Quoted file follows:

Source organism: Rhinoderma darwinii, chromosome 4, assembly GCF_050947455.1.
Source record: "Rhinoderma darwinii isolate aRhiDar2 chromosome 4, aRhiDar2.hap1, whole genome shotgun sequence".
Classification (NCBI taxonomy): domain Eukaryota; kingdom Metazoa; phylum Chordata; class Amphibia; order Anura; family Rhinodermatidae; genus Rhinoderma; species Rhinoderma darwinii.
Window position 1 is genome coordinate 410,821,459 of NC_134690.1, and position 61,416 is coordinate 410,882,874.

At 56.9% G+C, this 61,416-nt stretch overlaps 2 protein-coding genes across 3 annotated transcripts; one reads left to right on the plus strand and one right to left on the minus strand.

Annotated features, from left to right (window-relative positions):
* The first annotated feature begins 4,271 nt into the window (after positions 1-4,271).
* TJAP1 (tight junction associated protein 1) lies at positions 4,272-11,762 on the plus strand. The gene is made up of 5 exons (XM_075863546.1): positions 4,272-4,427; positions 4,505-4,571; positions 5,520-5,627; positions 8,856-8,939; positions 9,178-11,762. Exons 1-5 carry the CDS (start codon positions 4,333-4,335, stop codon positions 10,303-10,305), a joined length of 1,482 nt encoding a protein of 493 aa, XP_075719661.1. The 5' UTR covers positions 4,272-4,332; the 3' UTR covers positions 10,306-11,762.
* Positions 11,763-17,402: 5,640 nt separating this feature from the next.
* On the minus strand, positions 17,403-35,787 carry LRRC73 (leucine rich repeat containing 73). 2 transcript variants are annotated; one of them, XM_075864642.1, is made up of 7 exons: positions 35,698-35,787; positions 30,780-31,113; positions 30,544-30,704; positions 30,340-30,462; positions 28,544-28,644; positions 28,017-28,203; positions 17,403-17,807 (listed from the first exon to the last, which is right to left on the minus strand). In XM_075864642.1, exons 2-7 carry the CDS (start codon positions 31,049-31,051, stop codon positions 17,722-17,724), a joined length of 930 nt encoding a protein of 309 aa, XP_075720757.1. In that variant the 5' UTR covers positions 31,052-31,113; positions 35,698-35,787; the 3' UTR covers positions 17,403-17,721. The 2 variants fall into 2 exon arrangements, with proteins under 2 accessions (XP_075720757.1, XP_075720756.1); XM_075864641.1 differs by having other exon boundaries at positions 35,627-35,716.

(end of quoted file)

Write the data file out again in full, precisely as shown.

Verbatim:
Source organism: Rhinoderma darwinii, chromosome 4, assembly GCF_050947455.1.
Source record: "Rhinoderma darwinii isolate aRhiDar2 chromosome 4, aRhiDar2.hap1, whole genome shotgun sequence".
Classification (NCBI taxonomy): domain Eukaryota; kingdom Metazoa; phylum Chordata; class Amphibia; order Anura; family Rhinodermatidae; genus Rhinoderma; species Rhinoderma darwinii.
Window position 1 is genome coordinate 410,821,459 of NC_134690.1, and position 61,416 is coordinate 410,882,874.

At 56.9% G+C, this 61,416-nt stretch overlaps 2 protein-coding genes across 3 annotated transcripts; one reads left to right on the plus strand and one right to left on the minus strand.

Annotated features, from left to right (window-relative positions):
* The first annotated feature begins 4,271 nt into the window (after positions 1-4,271).
* TJAP1 (tight junction associated protein 1) lies at positions 4,272-11,762 on the plus strand. The gene is made up of 5 exons (XM_075863546.1): positions 4,272-4,427; positions 4,505-4,571; positions 5,520-5,627; positions 8,856-8,939; positions 9,178-11,762. Exons 1-5 carry the CDS (start codon positions 4,333-4,335, stop codon positions 10,303-10,305), a joined length of 1,482 nt encoding a protein of 493 aa, XP_075719661.1. The 5' UTR covers positions 4,272-4,332; the 3' UTR covers positions 10,306-11,762.
* Positions 11,763-17,402: 5,640 nt separating this feature from the next.
* On the minus strand, positions 17,403-35,787 carry LRRC73 (leucine rich repeat containing 73). 2 transcript variants are annotated; one of them, XM_075864642.1, is made up of 7 exons: positions 35,698-35,787; positions 30,780-31,113; positions 30,544-30,704; positions 30,340-30,462; positions 28,544-28,644; positions 28,017-28,203; positions 17,403-17,807 (listed from the first exon to the last, which is right to left on the minus strand). In XM_075864642.1, exons 2-7 carry the CDS (start codon positions 31,049-31,051, stop codon positions 17,722-17,724), a joined length of 930 nt encoding a protein of 309 aa, XP_075720757.1. In that variant the 5' UTR covers positions 31,052-31,113; positions 35,698-35,787; the 3' UTR covers positions 17,403-17,721. The 2 variants fall into 2 exon arrangements, with proteins under 2 accessions (XP_075720757.1, XP_075720756.1); XM_075864641.1 differs by having other exon boundaries at positions 35,627-35,716.